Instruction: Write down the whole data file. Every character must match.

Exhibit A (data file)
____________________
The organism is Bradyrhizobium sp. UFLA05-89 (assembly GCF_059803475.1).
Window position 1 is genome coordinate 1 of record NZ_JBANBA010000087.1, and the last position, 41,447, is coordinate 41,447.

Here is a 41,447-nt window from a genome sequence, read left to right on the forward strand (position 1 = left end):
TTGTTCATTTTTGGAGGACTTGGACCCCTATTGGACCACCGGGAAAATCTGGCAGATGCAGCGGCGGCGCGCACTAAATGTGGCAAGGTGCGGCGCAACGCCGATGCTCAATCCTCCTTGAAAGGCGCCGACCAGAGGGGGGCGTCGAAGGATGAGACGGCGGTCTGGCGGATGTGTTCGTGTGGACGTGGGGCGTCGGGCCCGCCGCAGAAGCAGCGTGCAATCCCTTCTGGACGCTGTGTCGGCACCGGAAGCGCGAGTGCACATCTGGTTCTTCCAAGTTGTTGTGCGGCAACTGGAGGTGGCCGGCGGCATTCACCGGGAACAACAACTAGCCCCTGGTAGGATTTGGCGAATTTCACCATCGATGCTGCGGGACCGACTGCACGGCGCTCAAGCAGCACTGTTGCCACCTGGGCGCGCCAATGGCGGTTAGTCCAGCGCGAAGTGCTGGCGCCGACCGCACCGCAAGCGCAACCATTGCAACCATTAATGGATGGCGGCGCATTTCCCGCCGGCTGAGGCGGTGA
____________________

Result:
The organism is Bradyrhizobium sp. UFLA05-89 (assembly GCF_059803475.1).
Window position 1 is genome coordinate 1 of record NZ_JBANBA010000087.1, and the last position, 41,447, is coordinate 41,447.

Here is a 41,447-nt window from a genome sequence, read left to right on the forward strand (position 1 = left end):
TTGTTCATTTTTGGAGGACTTGGACCCCTATTGGACCACCGGGAAAATCTGGCAGATGCAGCGGCGGCGCGCACTAAATGTGGCAAGGTGCGGCGCAACGCCGATGCTCAATCCTCCTTGAAAGGCGCCGACCAGAGGGGGGCGTCGAAGGATGAGACGGCGGTCTGGCGGATGTGTTCGTGTGGACGTGGGGCGTCGGGCCCGCCGCAGAAGCAGCGTGCAATCCCTTCTGGACGCTGTGTCGGCACCGGAAGCGCGAGTGCACATCTGGTTCTTCCAAGTTGTTGTGCGGCAACTGGAGGTGGCCGGCGGCATTCACCGGGAACAACAACTAGCCCCTGGTAGGATTTGGCGAATTTCACCATCGATGCTGCGGGACCGACTGCACGGCGCTCAAGCAGCACTGTTGCCACCTGGGCGCGCCAATGGCGGTTAGTCCAGCGCGAAGTGCTGGCGCCGACCGCACCGCAAGCGCAACCATTGCAACCATTAATGGATGGCGGCGCATTTCCCGCCGGCTGAGGCGGTGA